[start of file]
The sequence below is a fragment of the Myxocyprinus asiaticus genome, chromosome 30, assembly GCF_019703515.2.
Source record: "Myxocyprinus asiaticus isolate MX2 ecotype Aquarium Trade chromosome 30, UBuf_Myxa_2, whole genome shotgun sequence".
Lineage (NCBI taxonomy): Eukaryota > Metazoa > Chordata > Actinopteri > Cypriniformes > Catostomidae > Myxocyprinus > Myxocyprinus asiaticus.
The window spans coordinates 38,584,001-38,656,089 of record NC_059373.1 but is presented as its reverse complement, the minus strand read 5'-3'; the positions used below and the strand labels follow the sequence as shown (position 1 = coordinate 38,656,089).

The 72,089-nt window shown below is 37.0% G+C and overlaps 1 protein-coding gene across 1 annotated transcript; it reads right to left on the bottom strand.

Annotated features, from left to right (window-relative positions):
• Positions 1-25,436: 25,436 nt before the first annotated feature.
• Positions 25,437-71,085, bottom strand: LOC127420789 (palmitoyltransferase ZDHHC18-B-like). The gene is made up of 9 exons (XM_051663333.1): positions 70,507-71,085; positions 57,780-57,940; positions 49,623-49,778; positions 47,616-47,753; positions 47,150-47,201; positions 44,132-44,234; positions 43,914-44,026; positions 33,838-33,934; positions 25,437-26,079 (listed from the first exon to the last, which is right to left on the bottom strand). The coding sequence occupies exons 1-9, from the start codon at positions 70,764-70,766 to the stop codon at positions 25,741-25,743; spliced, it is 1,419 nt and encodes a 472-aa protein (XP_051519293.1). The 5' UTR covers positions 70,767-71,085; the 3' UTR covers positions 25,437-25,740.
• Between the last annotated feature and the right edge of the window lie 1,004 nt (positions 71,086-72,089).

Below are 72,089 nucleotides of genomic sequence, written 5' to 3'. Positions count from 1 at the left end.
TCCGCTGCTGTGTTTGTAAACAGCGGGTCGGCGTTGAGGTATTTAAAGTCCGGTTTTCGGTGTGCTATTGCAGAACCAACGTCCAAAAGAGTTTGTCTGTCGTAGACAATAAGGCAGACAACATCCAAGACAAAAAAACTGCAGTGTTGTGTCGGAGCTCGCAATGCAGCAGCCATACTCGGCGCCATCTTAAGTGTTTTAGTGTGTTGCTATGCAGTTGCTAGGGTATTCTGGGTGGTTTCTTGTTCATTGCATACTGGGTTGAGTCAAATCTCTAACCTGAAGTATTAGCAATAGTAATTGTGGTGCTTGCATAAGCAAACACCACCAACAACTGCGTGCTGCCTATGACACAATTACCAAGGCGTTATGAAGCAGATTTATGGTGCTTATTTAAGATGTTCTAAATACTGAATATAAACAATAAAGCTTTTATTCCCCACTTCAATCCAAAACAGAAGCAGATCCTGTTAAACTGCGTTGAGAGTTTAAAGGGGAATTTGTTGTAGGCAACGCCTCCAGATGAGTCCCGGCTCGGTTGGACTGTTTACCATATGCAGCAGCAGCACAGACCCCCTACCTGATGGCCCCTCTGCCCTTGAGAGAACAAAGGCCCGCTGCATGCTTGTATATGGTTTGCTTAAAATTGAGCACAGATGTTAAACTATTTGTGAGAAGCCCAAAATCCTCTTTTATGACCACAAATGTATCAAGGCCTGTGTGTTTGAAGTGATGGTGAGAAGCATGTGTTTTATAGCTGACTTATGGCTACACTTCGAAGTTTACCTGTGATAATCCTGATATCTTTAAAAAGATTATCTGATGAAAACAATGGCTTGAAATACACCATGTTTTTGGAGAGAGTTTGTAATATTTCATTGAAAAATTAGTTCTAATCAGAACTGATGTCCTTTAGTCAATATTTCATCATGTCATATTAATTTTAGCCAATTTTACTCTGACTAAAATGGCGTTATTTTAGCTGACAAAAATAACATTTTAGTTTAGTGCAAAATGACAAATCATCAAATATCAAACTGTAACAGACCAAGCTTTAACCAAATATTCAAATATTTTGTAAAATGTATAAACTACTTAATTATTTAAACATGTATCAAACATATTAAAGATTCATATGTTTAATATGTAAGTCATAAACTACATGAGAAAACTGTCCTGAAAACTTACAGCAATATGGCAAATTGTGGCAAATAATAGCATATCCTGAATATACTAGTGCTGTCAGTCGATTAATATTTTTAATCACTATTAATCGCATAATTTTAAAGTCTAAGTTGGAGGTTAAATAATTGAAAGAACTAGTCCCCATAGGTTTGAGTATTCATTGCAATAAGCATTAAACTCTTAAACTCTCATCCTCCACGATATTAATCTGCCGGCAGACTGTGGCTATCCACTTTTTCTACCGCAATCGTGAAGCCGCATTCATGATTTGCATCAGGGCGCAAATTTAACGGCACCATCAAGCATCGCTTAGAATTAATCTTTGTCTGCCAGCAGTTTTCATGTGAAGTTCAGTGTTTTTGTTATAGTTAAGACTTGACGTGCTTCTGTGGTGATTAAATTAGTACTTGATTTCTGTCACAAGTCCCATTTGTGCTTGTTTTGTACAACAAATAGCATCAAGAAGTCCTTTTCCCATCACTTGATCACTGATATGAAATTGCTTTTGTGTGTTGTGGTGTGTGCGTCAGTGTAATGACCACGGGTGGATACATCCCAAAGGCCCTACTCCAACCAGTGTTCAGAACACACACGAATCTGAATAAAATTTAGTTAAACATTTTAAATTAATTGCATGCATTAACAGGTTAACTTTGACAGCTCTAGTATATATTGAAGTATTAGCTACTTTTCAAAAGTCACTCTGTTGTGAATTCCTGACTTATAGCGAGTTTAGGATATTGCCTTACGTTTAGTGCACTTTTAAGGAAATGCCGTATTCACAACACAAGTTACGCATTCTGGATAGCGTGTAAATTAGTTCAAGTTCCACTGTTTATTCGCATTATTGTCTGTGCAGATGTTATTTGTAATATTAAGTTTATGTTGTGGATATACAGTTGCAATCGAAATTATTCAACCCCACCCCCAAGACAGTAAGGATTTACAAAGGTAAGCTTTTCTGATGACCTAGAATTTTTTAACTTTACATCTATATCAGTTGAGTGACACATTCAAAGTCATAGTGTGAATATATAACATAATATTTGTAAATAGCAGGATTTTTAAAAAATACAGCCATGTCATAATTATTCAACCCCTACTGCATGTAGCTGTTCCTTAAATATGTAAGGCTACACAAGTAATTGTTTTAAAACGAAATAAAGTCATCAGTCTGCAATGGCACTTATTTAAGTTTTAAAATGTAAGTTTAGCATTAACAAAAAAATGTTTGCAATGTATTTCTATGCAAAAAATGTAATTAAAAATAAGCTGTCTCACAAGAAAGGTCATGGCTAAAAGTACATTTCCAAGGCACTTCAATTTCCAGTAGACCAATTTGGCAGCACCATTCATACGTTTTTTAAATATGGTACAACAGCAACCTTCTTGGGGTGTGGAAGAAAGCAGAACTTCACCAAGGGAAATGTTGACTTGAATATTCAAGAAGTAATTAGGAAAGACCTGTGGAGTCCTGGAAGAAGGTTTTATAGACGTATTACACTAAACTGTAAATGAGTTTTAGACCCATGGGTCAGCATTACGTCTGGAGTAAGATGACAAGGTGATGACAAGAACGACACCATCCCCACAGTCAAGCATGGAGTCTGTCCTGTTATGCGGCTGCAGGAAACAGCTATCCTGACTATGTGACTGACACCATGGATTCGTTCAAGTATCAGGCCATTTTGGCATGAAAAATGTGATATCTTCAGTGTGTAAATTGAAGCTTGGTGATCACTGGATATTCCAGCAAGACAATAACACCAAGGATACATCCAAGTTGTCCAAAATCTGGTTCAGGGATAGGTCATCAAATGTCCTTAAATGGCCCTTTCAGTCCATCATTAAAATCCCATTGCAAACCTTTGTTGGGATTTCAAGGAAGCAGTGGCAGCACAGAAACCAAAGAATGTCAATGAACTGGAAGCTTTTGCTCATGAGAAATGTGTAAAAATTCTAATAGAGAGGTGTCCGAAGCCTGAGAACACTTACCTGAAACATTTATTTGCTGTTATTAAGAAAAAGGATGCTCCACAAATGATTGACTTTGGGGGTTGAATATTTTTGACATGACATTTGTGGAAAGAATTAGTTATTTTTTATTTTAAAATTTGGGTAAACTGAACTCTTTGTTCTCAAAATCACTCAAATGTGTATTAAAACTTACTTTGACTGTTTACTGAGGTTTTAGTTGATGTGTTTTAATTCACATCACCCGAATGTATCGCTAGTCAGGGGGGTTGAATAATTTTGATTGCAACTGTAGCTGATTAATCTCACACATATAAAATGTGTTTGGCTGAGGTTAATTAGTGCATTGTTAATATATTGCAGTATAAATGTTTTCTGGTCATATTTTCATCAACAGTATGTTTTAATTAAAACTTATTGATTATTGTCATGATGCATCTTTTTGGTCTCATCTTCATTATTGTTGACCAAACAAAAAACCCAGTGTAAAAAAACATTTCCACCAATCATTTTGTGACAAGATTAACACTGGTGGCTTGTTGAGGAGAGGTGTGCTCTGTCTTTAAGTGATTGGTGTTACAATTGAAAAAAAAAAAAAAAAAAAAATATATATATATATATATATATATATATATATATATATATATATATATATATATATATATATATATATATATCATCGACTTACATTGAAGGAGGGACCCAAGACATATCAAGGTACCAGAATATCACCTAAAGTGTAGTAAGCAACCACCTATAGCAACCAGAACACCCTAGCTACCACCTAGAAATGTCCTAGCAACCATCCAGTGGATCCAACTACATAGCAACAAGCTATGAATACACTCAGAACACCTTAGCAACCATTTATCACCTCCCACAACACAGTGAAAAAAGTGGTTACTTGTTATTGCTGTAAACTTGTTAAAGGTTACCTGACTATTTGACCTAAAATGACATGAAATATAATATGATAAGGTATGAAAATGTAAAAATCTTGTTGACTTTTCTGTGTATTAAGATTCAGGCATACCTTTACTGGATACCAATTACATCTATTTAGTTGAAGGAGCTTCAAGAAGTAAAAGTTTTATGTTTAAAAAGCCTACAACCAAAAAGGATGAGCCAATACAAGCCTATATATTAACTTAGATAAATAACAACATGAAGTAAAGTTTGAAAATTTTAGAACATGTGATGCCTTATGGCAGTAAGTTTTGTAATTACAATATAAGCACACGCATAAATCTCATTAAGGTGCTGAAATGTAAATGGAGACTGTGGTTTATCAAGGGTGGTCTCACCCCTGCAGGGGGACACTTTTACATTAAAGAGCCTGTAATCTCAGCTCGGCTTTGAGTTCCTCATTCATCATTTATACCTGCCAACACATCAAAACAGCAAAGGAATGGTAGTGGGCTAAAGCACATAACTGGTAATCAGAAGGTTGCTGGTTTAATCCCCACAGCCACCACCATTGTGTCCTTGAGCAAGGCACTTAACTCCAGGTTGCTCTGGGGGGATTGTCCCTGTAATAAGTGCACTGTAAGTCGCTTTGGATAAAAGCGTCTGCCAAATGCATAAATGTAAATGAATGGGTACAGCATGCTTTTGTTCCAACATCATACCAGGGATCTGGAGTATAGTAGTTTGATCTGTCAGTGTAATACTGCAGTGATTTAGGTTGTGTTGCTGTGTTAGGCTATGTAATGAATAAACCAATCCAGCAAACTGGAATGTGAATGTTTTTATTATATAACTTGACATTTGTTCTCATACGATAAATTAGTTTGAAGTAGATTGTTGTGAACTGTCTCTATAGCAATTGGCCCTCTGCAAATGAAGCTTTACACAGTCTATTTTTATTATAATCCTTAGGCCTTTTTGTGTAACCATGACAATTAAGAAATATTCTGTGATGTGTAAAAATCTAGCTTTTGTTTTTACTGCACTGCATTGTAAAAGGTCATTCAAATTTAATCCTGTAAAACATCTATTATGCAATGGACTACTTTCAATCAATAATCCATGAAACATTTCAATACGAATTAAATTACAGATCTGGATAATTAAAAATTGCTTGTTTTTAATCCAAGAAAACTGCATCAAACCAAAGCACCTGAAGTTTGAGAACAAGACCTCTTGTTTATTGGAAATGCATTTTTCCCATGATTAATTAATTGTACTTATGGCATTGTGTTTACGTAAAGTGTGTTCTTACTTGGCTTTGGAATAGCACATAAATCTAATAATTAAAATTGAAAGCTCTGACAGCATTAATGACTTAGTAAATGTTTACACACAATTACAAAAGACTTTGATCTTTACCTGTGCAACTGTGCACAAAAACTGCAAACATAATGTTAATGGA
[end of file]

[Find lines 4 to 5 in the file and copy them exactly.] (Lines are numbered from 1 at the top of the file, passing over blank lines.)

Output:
The window spans coordinates 38,584,001-38,656,089 of record NC_059373.1 but is presented as its reverse complement, the minus strand read 5'-3'; the positions used below and the strand labels follow the sequence as shown (position 1 = coordinate 38,656,089).

The 72,089-nt window shown below is 37.0% G+C and overlaps 1 protein-coding gene across 1 annotated transcript; it reads right to left on the bottom strand.